[ban-krawft, -kroft, bang-]
Bancroft, Anne, 1931-2005, American actress, b. New York City as Anna Maria Italiano. Her New York stage debut in Two for the Seesaw (1958) was a major triumph. She was acclaimed for her performance in The Miracle Worker (1959) and won an Academy Award for the 1962 film version. Her role as the predatorily seductive Mrs. Robinson in Mike Nichols' The Graduate (1967) is a cinema classic. An extremely versatile and active performer, Bancroft starred in dozens of films, including The Pumpkin Eater (1964), Seven Women (1966), The Turning Point (1977), Agnes of God (1985), Torch Song Trilogy (1988), Great Expectations (1998), and Up at the Villa (2000). With husband Mel Brooks, she appeared in Silent Movie (1975) and To Be or Not To Be (1983). In 1980, she directed her first movie, Fatso, in which she also acted. After a 21-year absence from the stage, Bancroft starred as sculptor Louise Nevelson in Albee's off-Broadway play Occupant (2002).
Bancroft, Edward, 1744-1821, spy in the American Revolution, b. Westfield, Mass. While living in London, he became a friend of Benjamin Franklin and in the Revolution began to operate as an American secret agent. He reported to the American commissioners in France, but, unknown to them, he was a double agent and reported their movements to the British. Bancroft in 1778 gave advance information of the Franco-American alliance to the British. Evidence of his duplicity was revealed by Paul L. Ford in 1891.

See L. Einstein, Divided Loyalties (1933).

Bancroft, George, 1800-1891, American historian and public official, b. Worcester, Mass. He taught briefly at Harvard and then at the Round Hill School in Northampton, Mass., of which he was a founder and proprietor. He then turned definitively to writing. His article (Jan., 1831) in the North American Review attacking the Bank of the United States delighted Jacksonian Democrats, and in 1834 Bancroft became an avowed apostate from New England Federalism. In that year also appeared the first volume of his monumental work, A History of the United States (10 vol., 1834-74; revised into 6 vol. by the author in 1876 and 1883-85). As a reward for his speeches and writings for the Democratic cause he was appointed (1837) collector of the port of Boston by President Martin Van Buren, and as the dispenser of the patronage of that office Bancroft was the Democratic boss in Massachusetts. He was defeated for the governorship in 1844, but President Polk, whom he had helped nominate, made him Secretary of the Navy. In that post (Mar., 1845-Sept., 1846) he established the U.S. Naval Academy at Annapolis and issued the standing orders under which Capt. John D. Sloat, commanding the Pacific squadron, seized California ports on the outbreak of the Mexican War. That conflict formally began in May, 1846, when Bancroft, then serving also as acting Secretary of War, gave the order that sent Gen. Zachary Taylor into Mexico. While minister to Great Britain (1846-49), he diligently collected materials for his History in British and French archives. Bancroft, an antislavery Democrat, came to support Abraham Lincoln in the Civil War and on Feb. 12, 1866, delivered the official memorial address on Lincoln before the Congress (he had also been the official eulogist of Andrew Jackson in 1845). He is assumed to have written President Andrew Johnson's first message to Congress, and in 1867 Johnson appointed him minister to Prussia. He held the post until 1874. Although his famous History is little read today, it was an important landmark in American historiography, and it remains valuable for its extensive use of source materials. The History is violently anti-British and intensely patriotic and leaves no doubt that the author was passionately sincere in his devotion to democracy. Acknowledged partisan that he was, Bancroft, the first American trained in the so-called scientific school of German historical scholarship, nevertheless insisted that his was an objective interpretation; the high praise his work won from the great Leopold von Ranke as the best history ever written from the democratic point of view annoyed as well as gratified him. His literary style was sonorous and rather ponderous, although some passages still have an emotional appeal.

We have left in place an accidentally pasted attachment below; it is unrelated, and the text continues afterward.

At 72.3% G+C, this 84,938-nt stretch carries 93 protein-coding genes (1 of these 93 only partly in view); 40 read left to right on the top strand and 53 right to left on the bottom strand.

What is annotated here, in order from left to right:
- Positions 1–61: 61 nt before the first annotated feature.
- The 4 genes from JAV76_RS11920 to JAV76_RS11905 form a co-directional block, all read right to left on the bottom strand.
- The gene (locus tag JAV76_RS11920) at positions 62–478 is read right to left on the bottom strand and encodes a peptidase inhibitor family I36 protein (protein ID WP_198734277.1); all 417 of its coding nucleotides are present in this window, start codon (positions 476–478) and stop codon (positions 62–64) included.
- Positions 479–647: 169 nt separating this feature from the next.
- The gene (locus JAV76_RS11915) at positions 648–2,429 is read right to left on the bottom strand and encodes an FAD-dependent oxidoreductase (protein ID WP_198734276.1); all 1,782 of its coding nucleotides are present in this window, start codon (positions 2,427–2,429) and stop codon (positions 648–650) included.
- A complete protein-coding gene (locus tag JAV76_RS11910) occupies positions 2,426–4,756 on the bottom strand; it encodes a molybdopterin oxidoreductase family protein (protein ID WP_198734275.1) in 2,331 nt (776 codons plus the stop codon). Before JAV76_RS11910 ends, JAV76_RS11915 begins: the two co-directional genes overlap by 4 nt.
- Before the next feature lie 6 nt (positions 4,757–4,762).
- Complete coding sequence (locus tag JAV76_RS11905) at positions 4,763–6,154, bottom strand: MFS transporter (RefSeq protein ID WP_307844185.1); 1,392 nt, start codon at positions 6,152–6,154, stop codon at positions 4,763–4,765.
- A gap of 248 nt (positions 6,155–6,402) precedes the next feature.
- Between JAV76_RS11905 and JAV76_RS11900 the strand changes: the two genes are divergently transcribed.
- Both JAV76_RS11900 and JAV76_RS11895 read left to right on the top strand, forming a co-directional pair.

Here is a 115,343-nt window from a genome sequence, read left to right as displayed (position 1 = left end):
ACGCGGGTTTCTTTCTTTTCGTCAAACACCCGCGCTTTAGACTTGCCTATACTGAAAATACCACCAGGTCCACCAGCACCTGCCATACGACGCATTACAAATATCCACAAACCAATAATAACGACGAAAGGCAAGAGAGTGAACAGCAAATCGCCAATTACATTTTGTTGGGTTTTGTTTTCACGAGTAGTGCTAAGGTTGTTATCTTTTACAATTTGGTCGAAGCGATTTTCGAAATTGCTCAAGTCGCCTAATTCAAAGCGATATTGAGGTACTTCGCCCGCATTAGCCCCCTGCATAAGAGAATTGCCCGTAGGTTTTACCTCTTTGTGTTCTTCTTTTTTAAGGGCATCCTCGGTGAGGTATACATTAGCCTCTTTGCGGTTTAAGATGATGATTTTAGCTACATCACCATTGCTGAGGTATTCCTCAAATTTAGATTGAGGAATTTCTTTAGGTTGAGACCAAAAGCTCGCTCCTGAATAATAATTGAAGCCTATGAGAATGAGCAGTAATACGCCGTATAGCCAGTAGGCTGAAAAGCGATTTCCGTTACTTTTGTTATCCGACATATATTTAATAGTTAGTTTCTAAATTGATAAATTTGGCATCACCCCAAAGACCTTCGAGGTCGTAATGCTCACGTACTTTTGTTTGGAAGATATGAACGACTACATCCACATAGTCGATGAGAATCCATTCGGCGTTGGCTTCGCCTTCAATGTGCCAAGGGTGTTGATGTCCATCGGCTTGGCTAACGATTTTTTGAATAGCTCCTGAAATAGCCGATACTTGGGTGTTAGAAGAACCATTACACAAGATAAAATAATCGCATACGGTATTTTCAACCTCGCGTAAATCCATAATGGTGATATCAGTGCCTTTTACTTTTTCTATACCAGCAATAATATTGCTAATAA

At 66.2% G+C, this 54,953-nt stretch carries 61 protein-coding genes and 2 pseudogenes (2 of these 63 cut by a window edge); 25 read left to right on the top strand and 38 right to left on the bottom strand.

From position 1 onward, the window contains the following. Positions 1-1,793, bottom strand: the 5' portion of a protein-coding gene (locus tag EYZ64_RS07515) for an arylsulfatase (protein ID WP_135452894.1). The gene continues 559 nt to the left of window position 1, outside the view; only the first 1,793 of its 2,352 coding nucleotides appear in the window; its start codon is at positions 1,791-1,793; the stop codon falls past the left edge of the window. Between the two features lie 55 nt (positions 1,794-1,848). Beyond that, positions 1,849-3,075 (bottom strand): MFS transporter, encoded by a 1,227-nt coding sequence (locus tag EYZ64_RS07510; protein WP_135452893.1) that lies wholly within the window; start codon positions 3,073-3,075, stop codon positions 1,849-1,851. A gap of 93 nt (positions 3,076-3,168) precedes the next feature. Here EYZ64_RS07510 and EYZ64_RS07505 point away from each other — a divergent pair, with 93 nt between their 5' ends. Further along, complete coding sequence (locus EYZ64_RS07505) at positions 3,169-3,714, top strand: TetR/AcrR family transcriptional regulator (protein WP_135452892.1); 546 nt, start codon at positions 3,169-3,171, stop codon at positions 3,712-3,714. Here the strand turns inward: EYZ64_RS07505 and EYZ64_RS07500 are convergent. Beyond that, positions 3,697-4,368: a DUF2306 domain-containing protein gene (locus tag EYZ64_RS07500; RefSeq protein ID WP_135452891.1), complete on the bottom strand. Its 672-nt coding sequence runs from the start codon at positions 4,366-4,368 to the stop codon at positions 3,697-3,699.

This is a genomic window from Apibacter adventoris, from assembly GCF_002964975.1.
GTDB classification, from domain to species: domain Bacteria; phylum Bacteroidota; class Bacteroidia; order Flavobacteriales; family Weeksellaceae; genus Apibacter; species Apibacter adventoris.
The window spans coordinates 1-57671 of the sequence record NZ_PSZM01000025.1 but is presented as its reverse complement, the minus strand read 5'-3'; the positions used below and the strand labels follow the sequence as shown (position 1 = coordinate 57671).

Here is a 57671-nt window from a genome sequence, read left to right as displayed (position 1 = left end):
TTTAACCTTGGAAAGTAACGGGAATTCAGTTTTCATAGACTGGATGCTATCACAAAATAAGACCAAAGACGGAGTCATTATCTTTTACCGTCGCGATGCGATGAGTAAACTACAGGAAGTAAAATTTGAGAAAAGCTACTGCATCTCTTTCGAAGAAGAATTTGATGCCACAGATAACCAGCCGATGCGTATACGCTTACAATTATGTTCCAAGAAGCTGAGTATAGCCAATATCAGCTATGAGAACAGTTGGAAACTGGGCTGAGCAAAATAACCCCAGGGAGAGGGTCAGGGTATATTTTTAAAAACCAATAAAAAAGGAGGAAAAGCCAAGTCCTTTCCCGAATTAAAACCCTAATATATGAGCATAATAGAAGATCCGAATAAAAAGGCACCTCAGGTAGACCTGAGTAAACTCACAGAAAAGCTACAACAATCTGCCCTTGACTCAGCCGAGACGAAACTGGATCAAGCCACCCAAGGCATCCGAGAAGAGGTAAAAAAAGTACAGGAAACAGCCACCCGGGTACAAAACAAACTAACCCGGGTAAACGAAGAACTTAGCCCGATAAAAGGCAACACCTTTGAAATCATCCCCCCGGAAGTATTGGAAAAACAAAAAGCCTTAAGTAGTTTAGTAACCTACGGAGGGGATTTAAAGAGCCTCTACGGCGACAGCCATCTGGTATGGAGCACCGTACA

See biographies by M. A. De Wolfe Howe (1908) and R. B. Nye (1944, repr. 1964); study by R. H. Canary (1974).